So anyway still annoyed from this we started Day 5. We needed to get moving as soon as possible as we had planned a number of sights that were tide dependent and we had a series of shocking gravel roads to navigate. Gav’s hand was also still a bit dodgy so we didn’t want to rush too much. So we entered the Caitlins National Park.
First stop- Jack’s blowhole, annoyingly this is best seen at high tide but the rest of the stuff we wanted to see required low tide.
The next stop was Purakaunui Falls, the most photographed waterfall in New Zealand. The gravel road between it and Jack’s blowhole was a nightmare of hills and sections that would almost judder you off the road into the ditch but it was worth it.
The next stop was due to be Cathedral Caves (this was what Gav really wanted to see), which could only be accessed at low tide, got here at the “height” of low tide only to discover it was shut all day. We discovered later when doing our shopping in Invercargill that it was frequently shut so you have to be very lucky to see it.
A bit disheartened, our journey along the south coast continued with the nest stop of Curio Bay, the site of an ancient petrified forest (one of the oldest and best preserved in the world). It was really cool to see but the place was freezing! Also while we were there the tide turned and it started to come in rapidly and with quite some force. Was fun to watch for a while but then it got a little too close for comfort (for me anyway).
Then we headed onto Slope Point, the most southerly point of New Zealand and also we realised was as far south as we would get on this trip…
We had another few stops along the coast, through Invercargill to camp our free campsite at Monkey Island next to the beach. At low tide you could walk to a little island. We also got our first view of the snow-capped mountains of Fiordland, very cool. We also spotted a weasel here. These are intensively trapped and killed to protect the native species of birds (WWF endorsed).
Day 6: Began with a trip to Gemstone beach, round the corner from Monkey Island, a really nice stop where you can often find semi-precious gems such as garnet, jasper, quartz and nephrite (jade). You need to know what to look for really and there were some expert hunters here but for us it was a nice to wander about and find some cool coloured stones which may or may not contain gems (more likely not but we live in hope!).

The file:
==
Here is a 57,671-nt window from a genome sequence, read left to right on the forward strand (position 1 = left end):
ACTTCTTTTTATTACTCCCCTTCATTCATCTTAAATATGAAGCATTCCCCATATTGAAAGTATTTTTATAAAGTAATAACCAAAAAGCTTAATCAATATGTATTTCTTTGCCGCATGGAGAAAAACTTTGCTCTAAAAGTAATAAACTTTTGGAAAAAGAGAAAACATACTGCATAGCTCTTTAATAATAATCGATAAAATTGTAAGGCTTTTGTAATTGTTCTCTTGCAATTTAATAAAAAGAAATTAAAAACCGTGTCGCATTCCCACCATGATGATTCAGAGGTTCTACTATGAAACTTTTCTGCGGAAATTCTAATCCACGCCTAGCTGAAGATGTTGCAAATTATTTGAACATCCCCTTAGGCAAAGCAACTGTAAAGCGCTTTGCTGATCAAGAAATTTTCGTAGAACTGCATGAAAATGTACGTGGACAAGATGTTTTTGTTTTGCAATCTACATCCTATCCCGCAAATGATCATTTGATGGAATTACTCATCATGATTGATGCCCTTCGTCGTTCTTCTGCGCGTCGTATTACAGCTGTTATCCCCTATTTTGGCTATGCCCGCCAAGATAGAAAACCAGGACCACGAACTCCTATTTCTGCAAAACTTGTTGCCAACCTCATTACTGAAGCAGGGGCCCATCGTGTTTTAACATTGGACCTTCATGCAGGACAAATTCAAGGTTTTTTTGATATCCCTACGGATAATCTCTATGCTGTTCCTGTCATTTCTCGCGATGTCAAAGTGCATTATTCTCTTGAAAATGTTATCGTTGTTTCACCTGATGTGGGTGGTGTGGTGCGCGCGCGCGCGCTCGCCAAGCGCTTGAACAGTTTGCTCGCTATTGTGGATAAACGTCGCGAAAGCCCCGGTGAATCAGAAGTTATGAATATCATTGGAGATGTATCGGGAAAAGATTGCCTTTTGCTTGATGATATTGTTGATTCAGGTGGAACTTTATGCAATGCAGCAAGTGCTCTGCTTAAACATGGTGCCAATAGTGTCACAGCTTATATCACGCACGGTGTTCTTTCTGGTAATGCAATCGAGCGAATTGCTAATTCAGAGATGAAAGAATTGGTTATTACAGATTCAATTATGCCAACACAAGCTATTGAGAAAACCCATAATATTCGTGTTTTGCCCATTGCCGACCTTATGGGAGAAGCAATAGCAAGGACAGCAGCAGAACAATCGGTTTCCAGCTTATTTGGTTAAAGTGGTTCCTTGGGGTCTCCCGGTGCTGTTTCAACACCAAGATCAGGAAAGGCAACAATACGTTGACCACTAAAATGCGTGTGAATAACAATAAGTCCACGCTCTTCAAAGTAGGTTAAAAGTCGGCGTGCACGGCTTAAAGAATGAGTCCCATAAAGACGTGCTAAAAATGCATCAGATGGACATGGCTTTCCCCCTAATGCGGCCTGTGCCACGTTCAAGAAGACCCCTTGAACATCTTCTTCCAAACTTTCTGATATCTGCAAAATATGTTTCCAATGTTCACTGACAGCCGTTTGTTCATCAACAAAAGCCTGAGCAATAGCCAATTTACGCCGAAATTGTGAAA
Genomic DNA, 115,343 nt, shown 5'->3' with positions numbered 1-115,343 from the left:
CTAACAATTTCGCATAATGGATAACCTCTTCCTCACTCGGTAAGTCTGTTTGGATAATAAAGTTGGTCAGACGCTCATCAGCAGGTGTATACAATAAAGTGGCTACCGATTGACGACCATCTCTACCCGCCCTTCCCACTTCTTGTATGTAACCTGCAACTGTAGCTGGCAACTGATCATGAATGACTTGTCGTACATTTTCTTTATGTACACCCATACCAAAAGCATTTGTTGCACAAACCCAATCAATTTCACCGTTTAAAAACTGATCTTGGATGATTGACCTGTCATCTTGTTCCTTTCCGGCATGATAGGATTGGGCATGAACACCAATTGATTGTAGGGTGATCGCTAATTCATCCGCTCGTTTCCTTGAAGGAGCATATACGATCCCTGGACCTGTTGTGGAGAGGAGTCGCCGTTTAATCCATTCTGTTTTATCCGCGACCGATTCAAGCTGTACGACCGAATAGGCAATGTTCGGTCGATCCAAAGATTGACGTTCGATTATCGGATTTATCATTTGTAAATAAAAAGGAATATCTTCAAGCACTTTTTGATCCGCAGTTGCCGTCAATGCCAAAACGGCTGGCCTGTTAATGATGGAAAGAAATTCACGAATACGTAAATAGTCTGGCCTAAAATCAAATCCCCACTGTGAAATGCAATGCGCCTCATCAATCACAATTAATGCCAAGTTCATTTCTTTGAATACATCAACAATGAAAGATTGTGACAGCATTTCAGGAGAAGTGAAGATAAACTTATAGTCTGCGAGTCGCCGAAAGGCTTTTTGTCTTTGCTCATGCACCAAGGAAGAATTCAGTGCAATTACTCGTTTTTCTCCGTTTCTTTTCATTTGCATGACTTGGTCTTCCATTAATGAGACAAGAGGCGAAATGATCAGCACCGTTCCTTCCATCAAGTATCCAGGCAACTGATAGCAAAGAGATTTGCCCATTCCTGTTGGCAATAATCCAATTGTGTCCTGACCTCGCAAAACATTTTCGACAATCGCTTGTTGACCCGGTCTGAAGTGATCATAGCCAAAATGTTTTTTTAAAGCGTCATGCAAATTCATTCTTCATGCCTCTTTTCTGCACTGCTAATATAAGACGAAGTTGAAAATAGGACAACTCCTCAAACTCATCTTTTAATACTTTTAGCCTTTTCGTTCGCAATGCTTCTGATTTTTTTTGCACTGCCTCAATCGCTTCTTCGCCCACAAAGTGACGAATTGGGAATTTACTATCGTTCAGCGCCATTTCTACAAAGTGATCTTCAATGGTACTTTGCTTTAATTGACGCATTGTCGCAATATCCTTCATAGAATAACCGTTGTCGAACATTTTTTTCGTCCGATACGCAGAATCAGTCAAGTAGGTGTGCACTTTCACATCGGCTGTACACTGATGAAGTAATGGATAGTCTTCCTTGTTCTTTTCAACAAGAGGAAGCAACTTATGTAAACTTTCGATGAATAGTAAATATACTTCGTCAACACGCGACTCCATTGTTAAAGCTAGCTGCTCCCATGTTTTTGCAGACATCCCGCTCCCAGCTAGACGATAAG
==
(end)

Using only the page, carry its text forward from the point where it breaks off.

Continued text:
Passing McCracken’s Rest lookout..
Then down another gravel road to Lake Hauroko and our first (albeit mild) encounter with sandflies..
Back the same gravel road (sigh!) and we happened upon Clifton Suspension Bridge.
As you can see the whole area is mainly limestone, which means there are more caves! Next stop was Clifton caves Now the reviews on Campermate mention that there is a small amount of water in the cave, so you know dress accordingly in shorts and shoes/sandals you don’t mind getting wet plus bring a torch. On the way in we were met by folk who didn’t have a torch and then a couple wildly proclaiming that we would never make it and have to swim! A tad over dramatic at the deepest point we were in it was only just over ankle deep.
En route to Te Anau we spotted Rakatu wetlands, these were relatively new wetlands only opened in 2006, they were construed to mitigate the effects of the new power plant up-stream. There were plenty of tracks to walk but the birds were quite timid so hard to see. The sheep on the other hand were not impressed with us being there.
Upriver we spotted the power station…
It was getting late and we still had the drive towards our next campsite near Milford Sound. Gav was exhausted so I took the wheel for the remaining of the journey. There were a number of film locations along here- most notably Fangorn forest. As we drove on looking out for it we spotted a car like ours in the ditch wrapped in police tape around the same area. After that we just concentrated on the road. The long and winding road to Gunn camp. We had however made one slight error…….